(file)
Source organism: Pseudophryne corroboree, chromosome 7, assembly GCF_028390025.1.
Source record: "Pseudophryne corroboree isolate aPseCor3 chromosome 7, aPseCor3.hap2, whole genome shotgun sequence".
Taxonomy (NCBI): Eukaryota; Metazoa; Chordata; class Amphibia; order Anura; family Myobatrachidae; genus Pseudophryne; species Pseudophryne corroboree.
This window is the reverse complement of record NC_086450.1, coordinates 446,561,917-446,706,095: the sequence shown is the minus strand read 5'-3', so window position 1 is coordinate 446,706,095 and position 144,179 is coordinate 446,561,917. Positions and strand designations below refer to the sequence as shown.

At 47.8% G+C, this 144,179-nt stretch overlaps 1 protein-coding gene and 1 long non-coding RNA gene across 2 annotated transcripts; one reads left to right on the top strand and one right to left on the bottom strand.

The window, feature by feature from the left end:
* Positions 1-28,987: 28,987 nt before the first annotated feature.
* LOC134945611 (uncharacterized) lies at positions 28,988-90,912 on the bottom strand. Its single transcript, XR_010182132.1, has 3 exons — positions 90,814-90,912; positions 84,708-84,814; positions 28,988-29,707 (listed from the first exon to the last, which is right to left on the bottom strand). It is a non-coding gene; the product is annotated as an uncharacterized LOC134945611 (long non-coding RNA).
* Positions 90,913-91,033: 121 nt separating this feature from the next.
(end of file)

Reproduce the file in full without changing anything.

Source organism: Pseudophryne corroboree, chromosome 7, assembly GCF_028390025.1.
Source record: "Pseudophryne corroboree isolate aPseCor3 chromosome 7, aPseCor3.hap2, whole genome shotgun sequence".
Taxonomy (NCBI): Eukaryota; Metazoa; Chordata; class Amphibia; order Anura; family Myobatrachidae; genus Pseudophryne; species Pseudophryne corroboree.
This window is the reverse complement of record NC_086450.1, coordinates 446,561,917-446,706,095: the sequence shown is the minus strand read 5'-3', so window position 1 is coordinate 446,706,095 and position 144,179 is coordinate 446,561,917. Positions and strand designations below refer to the sequence as shown.

At 47.8% G+C, this 144,179-nt stretch overlaps 1 protein-coding gene and 1 long non-coding RNA gene across 2 annotated transcripts; one reads left to right on the top strand and one right to left on the bottom strand.

The window, feature by feature from the left end:
* Positions 1-28,987: 28,987 nt before the first annotated feature.
* LOC134945611 (uncharacterized) lies at positions 28,988-90,912 on the bottom strand. Its single transcript, XR_010182132.1, has 3 exons — positions 90,814-90,912; positions 84,708-84,814; positions 28,988-29,707 (listed from the first exon to the last, which is right to left on the bottom strand). It is a non-coding gene; the product is annotated as an uncharacterized LOC134945611 (long non-coding RNA).
* Positions 90,913-91,033: 121 nt separating this feature from the next.